Amanda Jennings’ sunny, cheerful demeanour is totally at odds with the dark subject matter that pervades her books. And her latest novel The Storm is no different.
Having read it from cover to cover in one night without sleeping, I can confirm that The Storm is as addictive and gripping as her fans have come to expect.
“Empathy is vital. You have to learn how to walk in another person’s shoes. It’s like acting.”
Published next week, Amanda’s Cornish thriller will add to her reputation as an up-and-coming crime writer whose ranking, success and prolific output are ascending as fast as her publishing star.
And one lucky winner can win signed copies of her last three novels: The Storm, The Cliff House and In Her Wake, by entering our one-off competition (full details below) to celebrate launch date on Thursday July 23 in a week’s time.
Currently at home in lockdown with her husband and three daughters near Henley, Amanda is slightly bemused to be introducing her latest novel The Storm without the usual schedule of extensive book signings, literary festivals or launch parties to attend.
Due to be launched at the annual Harrogate Crime Festival this month, Amanda is remaining upbeat. “Reviews of The Storm are already really complimentary and the publishing industry is in a good place right now, so all things considered everything is pretty positive really,” she says.
Set in Cornish port near Penzance, The Storm captures the heightened conditions experienced by Cornwall’s fishermen. “It’s such an extreme job, so dramatic and dangerous, full of highs and lows and so atmospheric and I really wanted to capture that,” Amanda says.
The Storm is also about coercive control within a marriage, a form of domestic abuse only recently legally acknowledged as a crime.
From the outside Nathan and Hannah appear happy and satisfied. Hannah has everything she could possibly want, but inside the four walls the relationships is horribly warped and unequal.
“Hannah has made a pact with the devil,” Amanda explains. “Without wanting to give away any spoilers she believes it’s what she deserves. It’s a self cast prison.”
Is it hard for Amanda to put herself in someone else’s shoes like that? “I don’t think so. Writers write about all sorts of subject matter and I did lots of research into coercive control,” she says.
“I also had a friendship in my mid-teens with a girl who controlled me hugely, in very insidious ways, so I have experience of what it feels like to lose your agency or have somebody making decisions and blowing hot or cold without warning,” she says.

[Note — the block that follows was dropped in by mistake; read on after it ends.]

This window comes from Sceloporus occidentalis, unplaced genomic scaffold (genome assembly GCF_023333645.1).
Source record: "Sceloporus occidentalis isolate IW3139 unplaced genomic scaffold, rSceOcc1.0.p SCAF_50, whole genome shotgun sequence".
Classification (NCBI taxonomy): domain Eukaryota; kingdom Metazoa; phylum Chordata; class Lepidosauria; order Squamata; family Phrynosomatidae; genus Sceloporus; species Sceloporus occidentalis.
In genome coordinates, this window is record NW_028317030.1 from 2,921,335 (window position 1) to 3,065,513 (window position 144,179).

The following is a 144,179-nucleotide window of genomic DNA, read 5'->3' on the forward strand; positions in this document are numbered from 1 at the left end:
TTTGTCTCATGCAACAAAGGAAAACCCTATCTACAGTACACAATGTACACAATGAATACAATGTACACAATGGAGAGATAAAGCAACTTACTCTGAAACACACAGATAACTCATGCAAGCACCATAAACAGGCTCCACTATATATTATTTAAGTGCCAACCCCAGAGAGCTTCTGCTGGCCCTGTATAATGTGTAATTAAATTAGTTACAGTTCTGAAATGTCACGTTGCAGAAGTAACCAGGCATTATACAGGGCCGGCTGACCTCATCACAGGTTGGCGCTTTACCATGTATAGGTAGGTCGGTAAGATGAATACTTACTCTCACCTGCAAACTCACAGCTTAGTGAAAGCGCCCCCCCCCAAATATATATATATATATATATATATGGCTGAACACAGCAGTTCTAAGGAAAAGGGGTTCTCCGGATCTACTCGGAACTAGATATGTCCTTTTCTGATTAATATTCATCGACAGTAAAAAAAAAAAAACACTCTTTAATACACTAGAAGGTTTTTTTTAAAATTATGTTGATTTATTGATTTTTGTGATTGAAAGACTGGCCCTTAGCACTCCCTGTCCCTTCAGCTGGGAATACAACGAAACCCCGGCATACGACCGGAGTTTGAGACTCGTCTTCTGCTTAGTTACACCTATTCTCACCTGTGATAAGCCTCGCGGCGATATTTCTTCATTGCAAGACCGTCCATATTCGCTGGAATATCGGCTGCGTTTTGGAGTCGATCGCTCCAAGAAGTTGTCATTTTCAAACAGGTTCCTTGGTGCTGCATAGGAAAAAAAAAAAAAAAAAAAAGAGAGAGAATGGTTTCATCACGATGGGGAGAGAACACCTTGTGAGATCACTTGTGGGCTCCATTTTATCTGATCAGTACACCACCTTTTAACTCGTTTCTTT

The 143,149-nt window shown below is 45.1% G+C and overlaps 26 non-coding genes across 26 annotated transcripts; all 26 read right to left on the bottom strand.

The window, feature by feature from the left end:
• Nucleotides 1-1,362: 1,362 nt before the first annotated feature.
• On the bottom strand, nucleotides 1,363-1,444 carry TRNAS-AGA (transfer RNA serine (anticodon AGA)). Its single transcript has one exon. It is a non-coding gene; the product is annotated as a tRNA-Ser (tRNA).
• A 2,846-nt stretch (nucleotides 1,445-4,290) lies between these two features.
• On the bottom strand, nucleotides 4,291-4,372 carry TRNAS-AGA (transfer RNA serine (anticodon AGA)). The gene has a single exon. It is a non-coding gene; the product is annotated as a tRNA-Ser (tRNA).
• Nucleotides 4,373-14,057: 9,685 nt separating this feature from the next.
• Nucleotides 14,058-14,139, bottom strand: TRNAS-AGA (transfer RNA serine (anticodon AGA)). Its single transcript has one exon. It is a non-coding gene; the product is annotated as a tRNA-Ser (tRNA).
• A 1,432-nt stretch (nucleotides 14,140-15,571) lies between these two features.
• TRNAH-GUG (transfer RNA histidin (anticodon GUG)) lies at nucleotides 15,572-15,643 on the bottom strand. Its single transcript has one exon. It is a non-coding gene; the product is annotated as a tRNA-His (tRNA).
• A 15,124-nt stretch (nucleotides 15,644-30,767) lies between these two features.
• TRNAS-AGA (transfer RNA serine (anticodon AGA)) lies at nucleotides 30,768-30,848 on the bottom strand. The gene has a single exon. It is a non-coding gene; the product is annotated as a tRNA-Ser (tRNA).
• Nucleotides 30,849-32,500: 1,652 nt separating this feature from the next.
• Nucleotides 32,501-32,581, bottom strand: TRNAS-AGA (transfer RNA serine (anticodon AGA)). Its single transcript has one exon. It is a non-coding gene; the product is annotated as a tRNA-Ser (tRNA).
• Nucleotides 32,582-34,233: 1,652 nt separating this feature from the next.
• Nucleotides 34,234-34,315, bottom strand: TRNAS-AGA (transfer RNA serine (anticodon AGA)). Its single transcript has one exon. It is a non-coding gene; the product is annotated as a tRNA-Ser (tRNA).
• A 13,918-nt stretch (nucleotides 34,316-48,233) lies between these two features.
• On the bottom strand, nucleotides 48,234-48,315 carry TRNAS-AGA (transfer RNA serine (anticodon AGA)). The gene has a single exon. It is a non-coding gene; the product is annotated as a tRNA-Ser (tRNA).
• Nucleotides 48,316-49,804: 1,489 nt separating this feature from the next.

“I think, as a fiction writer, you cannot solely write within your bounds of personal experience. In previous books I’ve written about bullying at school and it’s long-reaching effects, and also an affair that a headteacher has with a sixteen year old student, another thing I haven’t direct personal experience of.
“Empathy is vital. You have to learn how to walk in another person’s shoes. It’s like acting. If an actor plays the part of a victim in a film they don’t have to have experienced it directly to be able to relate the emotions.
“If my books provoke a reaction, I’ve achieved what I’VE set out to accomplish”
“My character, Hannah, is relatable to me because of her fierce maternal love and her desire to protect the man she loves. I can relate to those emotions and therefore use empathy to imagine how she might act if put into a certain situation.”
Having signed a four book deal with Harper Collins Amanda is still acclimatising to her new career in domestic noir, her last book The Cliff House being translated into ten languages and becoming one of last summer’s bestsellers.
Her next book, although yet to be named is already on its way, and centres on a hermit living on Bodmin Moor who lives in isolation, which was easier for Amanda to imagine, all things considered.
So has it been hard writing in lockdown? “I just felt terribly guilty and helpless all the time, so distant from what was going on. It’s hard to imagine a fictional reality when real life is so far removed from anything that’s come before,” she says.
“So, it’s hard to write about the world and what it looks like when we have no idea what that will be like,” she shrugs.
“I’ve now joined a writers group and we make sure we each write a bit everyday and that’s really helped,” she says, “and been volunteering for Mutual Aid to do something positive”.
But with the first draft of her next novel expected by the end of July/beginning of August you can understand the pressure of producing a book a year.
“Well having signed with Harper Collins it would be churlish to complain that I’m doing what I love for a massive publishing company,” she laughs, “and if I needed to change the pace I could.”
Which means Amanda must finally be accepting that is a bona fide writer, something she’s struggled with until now? “This is book five so I’m beginning to acknowledge that I can now call myself an author. And yes writing is a very different experience to when I first started out, writing in the car in lay-bys and scribbling away while my babies slept,” she remembers.
And what is her aim as a writer? “If my books provoke a reaction, I’ve achieved what I’ve set out to accomplish. So yes I am proud of them. If you can’t put my book down then I’m doing my job,” she smiles.
As for the competition itself Amanda is giving away one set of signed books (The Storm, The Cliff House and In Her Wake) to one lucky winner. Just like, share follow and nominate someone in our social media posts. Full T&Cs can be found here: https://www.oxinabox.co.uk/ox-in-a-box-competition-terms-and-conditions/
A winner will be chosen in a week’s time on publishing date Thursday July 23 and contacted immediately. Entrants must live in the UK.
The Storm by Amanda Jennings is published on July 23 and can be bought from all good bookshop and online.